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Managing Extreme Risks in Tranquil and Volatile Markets Using Conditional Extreme Value Theory

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  • Byström, Hans

    ()
    (Department of Economics, Lund University)

Abstract

Financial risk management typically deals with low probability events in the tails of asset price distributions. In order to capture the behavior of these tails, one should therefore rely on models that explicitly focus on the tails. Extreme value theory (EVT) based models do exactly that, and in this paper we apply both unconditional and conditional EVT models to the management of extreme market risks in stock markets. We find conditional EVT models to give particularly accurate Value-at-Risk measures, and a comparison with traditional (GARCH) approaches to calculate Value-at-Risk demonstrates EVT as being the superior approach both for standard and more extreme Value-at-Risk quantiles.

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Bibliographic Info

Paper provided by Lund University, Department of Economics in its series Working Papers with number 2001:18.

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Length: 23 pages
Date of creation: 15 Oct 2001
Date of revision:
Publication status: Published in International Review of Financial Analysis, 2004, pages 133-152.
Handle: RePEc:hhs:lunewp:2001_018

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Postal: Department of Economics, School of Economics and Management, Lund University, Box 7082, S-220 07 Lund,Sweden
Phone: +46 +46 222 0000
Fax: +46 +46 2224613
Web page: http://www.nek.lu.se/en
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Keywords: Value-at-Risk; conditional extreme value theory; GARCH; backtesting;

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References

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  1. Evis Këllezi & Manfred Gilli, 2000. "Extreme Value Theory for Tail-Related Risk Measures," FAME Research Paper Series rp18, International Center for Financial Asset Management and Engineering.
  2. Baillie, Richard T. & DeGennaro, Ramon P., 1990. "Stock Returns and Volatility," Journal of Financial and Quantitative Analysis, Cambridge University Press, vol. 25(02), pages 203-214, June.
  3. Poon, Ser-Huang & Taylor, Stephen J., 1992. "Stock returns and volatility: An empirical study of the UK stock market," Journal of Banking & Finance, Elsevier, vol. 16(1), pages 37-59, February.
  4. Bollerslev, Tim, 1986. "Generalized autoregressive conditional heteroskedasticity," Journal of Econometrics, Elsevier, vol. 31(3), pages 307-327, April.
  5. McNeil, Alexander J. & Frey, Rudiger, 2000. "Estimation of tail-related risk measures for heteroscedastic financial time series: an extreme value approach," Journal of Empirical Finance, Elsevier, vol. 7(3-4), pages 271-300, November.
  6. Francis X. Diebold & Til Schuermann & John D. Stroughair, 1998. "Pitfalls and Opportunities in the Use of Extreme Value Theory in Risk Management," Center for Financial Institutions Working Papers 98-10, Wharton School Center for Financial Institutions, University of Pennsylvania.
  7. Engle, Robert F, 1982. "Autoregressive Conditional Heteroscedasticity with Estimates of the Variance of United Kingdom Inflation," Econometrica, Econometric Society, vol. 50(4), pages 987-1007, July.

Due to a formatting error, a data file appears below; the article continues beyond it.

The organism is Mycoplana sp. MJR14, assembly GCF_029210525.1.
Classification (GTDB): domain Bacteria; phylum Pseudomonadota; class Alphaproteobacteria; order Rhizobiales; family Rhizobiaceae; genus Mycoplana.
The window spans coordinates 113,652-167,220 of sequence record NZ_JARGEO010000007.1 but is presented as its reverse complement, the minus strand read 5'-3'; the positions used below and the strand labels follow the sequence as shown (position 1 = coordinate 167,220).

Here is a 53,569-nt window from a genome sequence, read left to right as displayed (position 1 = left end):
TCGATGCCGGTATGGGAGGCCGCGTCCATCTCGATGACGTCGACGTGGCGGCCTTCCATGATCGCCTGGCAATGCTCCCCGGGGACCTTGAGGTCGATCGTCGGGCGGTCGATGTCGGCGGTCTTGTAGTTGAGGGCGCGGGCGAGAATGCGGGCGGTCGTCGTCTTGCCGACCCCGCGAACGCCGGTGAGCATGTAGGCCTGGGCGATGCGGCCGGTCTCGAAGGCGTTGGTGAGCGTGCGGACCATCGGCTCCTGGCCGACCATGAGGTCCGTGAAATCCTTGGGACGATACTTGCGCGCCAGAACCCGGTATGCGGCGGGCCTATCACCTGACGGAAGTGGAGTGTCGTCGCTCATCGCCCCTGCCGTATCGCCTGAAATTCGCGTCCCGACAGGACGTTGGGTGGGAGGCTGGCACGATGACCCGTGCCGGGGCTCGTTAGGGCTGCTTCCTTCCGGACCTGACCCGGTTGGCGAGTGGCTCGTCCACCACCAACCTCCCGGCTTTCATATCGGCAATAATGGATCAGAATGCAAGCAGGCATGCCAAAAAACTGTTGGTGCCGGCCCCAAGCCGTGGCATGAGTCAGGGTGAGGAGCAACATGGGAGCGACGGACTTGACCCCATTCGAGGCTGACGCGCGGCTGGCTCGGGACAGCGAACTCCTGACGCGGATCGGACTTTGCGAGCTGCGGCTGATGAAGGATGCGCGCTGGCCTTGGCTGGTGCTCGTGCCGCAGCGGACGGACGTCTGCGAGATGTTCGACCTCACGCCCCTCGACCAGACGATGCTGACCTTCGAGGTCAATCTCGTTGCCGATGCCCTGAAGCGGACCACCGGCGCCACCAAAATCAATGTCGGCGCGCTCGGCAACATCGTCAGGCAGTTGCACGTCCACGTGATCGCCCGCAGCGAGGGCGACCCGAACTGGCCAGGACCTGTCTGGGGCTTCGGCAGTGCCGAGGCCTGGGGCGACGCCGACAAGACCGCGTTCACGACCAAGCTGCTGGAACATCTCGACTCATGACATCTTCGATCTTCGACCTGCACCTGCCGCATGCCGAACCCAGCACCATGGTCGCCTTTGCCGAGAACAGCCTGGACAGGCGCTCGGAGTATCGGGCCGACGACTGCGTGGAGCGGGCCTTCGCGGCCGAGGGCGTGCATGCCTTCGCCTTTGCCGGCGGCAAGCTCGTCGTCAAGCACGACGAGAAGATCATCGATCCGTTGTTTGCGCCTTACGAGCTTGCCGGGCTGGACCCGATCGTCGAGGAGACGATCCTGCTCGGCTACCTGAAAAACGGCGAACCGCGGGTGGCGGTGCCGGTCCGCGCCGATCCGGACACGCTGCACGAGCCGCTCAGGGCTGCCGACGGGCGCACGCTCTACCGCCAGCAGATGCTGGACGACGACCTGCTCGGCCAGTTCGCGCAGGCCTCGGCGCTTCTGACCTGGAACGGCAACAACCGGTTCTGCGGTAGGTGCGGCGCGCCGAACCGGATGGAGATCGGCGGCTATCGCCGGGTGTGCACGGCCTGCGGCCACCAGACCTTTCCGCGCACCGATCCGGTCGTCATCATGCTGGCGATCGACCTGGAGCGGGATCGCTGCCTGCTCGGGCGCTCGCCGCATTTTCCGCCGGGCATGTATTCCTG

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Cited by:
  1. Juan-Angel Jimenez-Martin & Michael McAleer & Teodosio Perez Amaral & Paulo Araujo Santos, 2013. "GFC-Robust Risk Management under the Basel Accord using Extreme Value Methodologies," Tinbergen Institute Discussion Papers 13-070/III, Tinbergen Institute.
  2. Marimoutou, Velayoudoum & Raggad, Bechir & Trabelsi, Abdelwahed, 2009. "Extreme Value Theory and Value at Risk: Application to oil market," Energy Economics, Elsevier, vol. 31(4), pages 519-530, July.
  3. Marco Rocco, 2011. "Extreme value theory for finance: a survey," Questioni di Economia e Finanza (Occasional Papers) 99, Bank of Italy, Economic Research and International Relations Area.
  4. Chang, Chia-Lin & González-Serrano, Lydia & Jimenez-Martin, Juan-Angel, 2013. "Currency hedging strategies using dynamic multivariate GARCH," Mathematics and Computers in Simulation (MATCOM), Elsevier, vol. 94(C), pages 164-182.
  5. Louzis, Dimitrios P. & Xanthopoulos-Sisinis, Spyros & Refenes, Apostolos P., 2011. "Are realized volatility models good candidates for alternative Value at Risk prediction strategies?," MPRA Paper 30364, University Library of Munich, Germany.
  6. Stavros Degiannakis & Christos Floros & Alexandra Livada, 2012. "Evaluating value-at-risk models before and after the financial crisis of 2008: International evidence," Managerial Finance, Emerald Group Publishing, vol. 38(3), pages 436-452, March.
  7. Ghorbel, Ahmed & Trabelsi, Abdelwahed, 2014. "Energy portfolio risk management using time-varying extreme value copula methods," Economic Modelling, Elsevier, vol. 38(C), pages 470-485.
  8. Bertrand B. Maillet & Jean-Philippe R. Médecin, 2010. "Extreme Volatilities, Financial Crises and L-moment Estimations of Tail-indexes," Working Papers 2010_10, Department of Economics, University of Venice "Ca' Foscari".
  9. Brännäs, Kurt & Quoreshi, Shahiduzzaman & Simonsen, Ola, 2002. "Extreme-Value Characteristics in Daily Time Series of Swedish Stock Returns," UmeÃ¥ Economic Studies 597, Umeå University, Department of Economics.
  10. Fong Chan, Kam & Gray, Philip, 2006. "Using extreme value theory to measure value-at-risk for daily electricity spot prices," International Journal of Forecasting, Elsevier, vol. 22(2), pages 283-300.

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